Juan Soto
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Juan Soto reaches rare milestone with 20th home run

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Nationals rookie Juan Soto‘s meteoric rise has hardly gone unnoticed this year, and on Friday, he added to an already-impressive resume with a solo shot off of Kevin Gausman‘s 95.1-MPH fastball in the fourth inning. Not only did the 383-footer narrow the Nationals’ deficit against the Braves to just one run, but it also placed the outfielder in rare company: At 19 years old, he’s only the third teenager to record at least 20 home runs in major league history.

The two former rookies who also share this record? One of them still belongs to the Nationals, as Bryce Harper was the last to do it after finishing his age-19 season with 22 home runs in 2012. The first player to record the feat, however, was Tony Conigliaro of the 1964 Red Sox. The young outfielder rounded out his first year in the big leagues with an as-yet unchallenged record of 24 total homers before his 20th birthday.

Soto has been white-hot since his call-up in May, but managed to ramp up the intensity even more over his last few games this month. Entering Friday’s contest, he’s batted .364/.451/.636 with three homers and a 1.087 OPS in 51 plate appearances since the start of September, and is proving a stiff competitor to Atlanta rookie Ronald Acuña as award season draws near.

Report: Nathan Eovaldi drawing interest from at least nine teams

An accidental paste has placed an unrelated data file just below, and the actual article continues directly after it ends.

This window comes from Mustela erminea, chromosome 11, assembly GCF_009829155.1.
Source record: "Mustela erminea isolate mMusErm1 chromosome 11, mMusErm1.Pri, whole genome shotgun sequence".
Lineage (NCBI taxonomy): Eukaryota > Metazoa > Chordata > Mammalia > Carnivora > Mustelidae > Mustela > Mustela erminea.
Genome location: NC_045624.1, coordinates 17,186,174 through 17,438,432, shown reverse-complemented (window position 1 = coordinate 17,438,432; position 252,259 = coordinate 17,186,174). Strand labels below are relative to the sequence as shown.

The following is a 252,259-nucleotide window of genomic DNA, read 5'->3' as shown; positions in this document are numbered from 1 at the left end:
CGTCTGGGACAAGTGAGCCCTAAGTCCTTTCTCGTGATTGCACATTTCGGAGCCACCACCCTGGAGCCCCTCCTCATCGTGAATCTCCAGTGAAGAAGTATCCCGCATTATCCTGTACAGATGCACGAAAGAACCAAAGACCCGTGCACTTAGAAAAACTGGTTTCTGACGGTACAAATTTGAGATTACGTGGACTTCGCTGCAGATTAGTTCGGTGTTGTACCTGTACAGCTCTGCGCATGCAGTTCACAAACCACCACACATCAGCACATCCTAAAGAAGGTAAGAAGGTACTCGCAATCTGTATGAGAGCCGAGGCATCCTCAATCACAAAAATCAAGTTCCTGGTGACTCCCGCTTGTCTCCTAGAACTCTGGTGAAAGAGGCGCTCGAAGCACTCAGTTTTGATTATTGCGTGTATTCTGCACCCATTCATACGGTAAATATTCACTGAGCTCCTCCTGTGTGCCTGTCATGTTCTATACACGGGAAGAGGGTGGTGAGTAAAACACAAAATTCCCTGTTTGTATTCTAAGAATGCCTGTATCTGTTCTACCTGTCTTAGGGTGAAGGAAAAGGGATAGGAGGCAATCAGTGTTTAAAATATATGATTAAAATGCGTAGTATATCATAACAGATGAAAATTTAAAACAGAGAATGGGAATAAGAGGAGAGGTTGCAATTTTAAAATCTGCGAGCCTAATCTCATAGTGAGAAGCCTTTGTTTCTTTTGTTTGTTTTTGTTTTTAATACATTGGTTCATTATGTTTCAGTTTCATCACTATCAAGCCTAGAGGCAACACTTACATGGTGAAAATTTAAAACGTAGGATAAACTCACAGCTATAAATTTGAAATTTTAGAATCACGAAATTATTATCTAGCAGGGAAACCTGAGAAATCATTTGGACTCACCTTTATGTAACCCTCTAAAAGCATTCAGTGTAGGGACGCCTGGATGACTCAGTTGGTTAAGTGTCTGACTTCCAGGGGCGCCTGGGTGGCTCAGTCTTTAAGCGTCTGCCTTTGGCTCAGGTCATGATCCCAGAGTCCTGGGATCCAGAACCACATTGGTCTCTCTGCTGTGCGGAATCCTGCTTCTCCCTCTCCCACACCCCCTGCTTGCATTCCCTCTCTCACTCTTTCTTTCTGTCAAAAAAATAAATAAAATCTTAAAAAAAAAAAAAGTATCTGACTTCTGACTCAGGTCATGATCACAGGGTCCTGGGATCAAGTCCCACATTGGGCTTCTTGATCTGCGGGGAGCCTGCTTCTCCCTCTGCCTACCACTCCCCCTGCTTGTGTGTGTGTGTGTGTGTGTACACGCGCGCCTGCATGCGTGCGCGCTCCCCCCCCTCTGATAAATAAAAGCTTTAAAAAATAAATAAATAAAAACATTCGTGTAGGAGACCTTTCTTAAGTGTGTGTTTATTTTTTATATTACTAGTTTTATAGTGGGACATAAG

Nathan Eovaldi
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Former Red Sox right-hander Nathan Eovaldi is up for grabs this offseason, and Nick Cafardo of the Boston Globe says that as many as nine suitors are interested in bringing the righty aboard. While the Red Sox are eager to retain Eovaldi’s services after his lights-out performance during their recent postseason run, they’ll have to contend with the Brewers, Phillies, Braves, White Sox, Padres, Blue Jays, Giants, and Angels — all of whom are reportedly positioned to offer something for the starter this winter.

It wasn’t all smooth sailing for the 28-year-old in 2018, however. After losing his 2017 season to Tommy John surgery, he underwent an additional procedure to remove loose bodies from his right elbow in March and didn’t make his first appearance until the end of May. He was flipped for lefty reliever Jalen Beeks just prior to the trade deadline and finished his season with a combined 6-7 record in 21 starts, a 3.81 ERA, 1.6 BB/9, and 8.2 SO/9 through 111 innings.

Despite his numerous health issues over the last few years, Eovaldi raised his stock in October after becoming a major contributor during the Red Sox’ championship run. He contributed two quality starts in the ALDS and ALCS and returned in Games 1-3 of the World Series with three lights-out performances in relief — including a six-inning effort in the 18-inning marathon that was Game 3.

A frontrunner has yet to emerge for the righty this offseason, but Cafardo points out that the nine teams listed so far might just be the tip of the iceberg. Still, he won’t be the most sought-after starter on the market, as former Diamondbacks southpaw Patrick Corbin is expected to command an even bigger payday following his career-best 6.0-fWAR performance in 2018.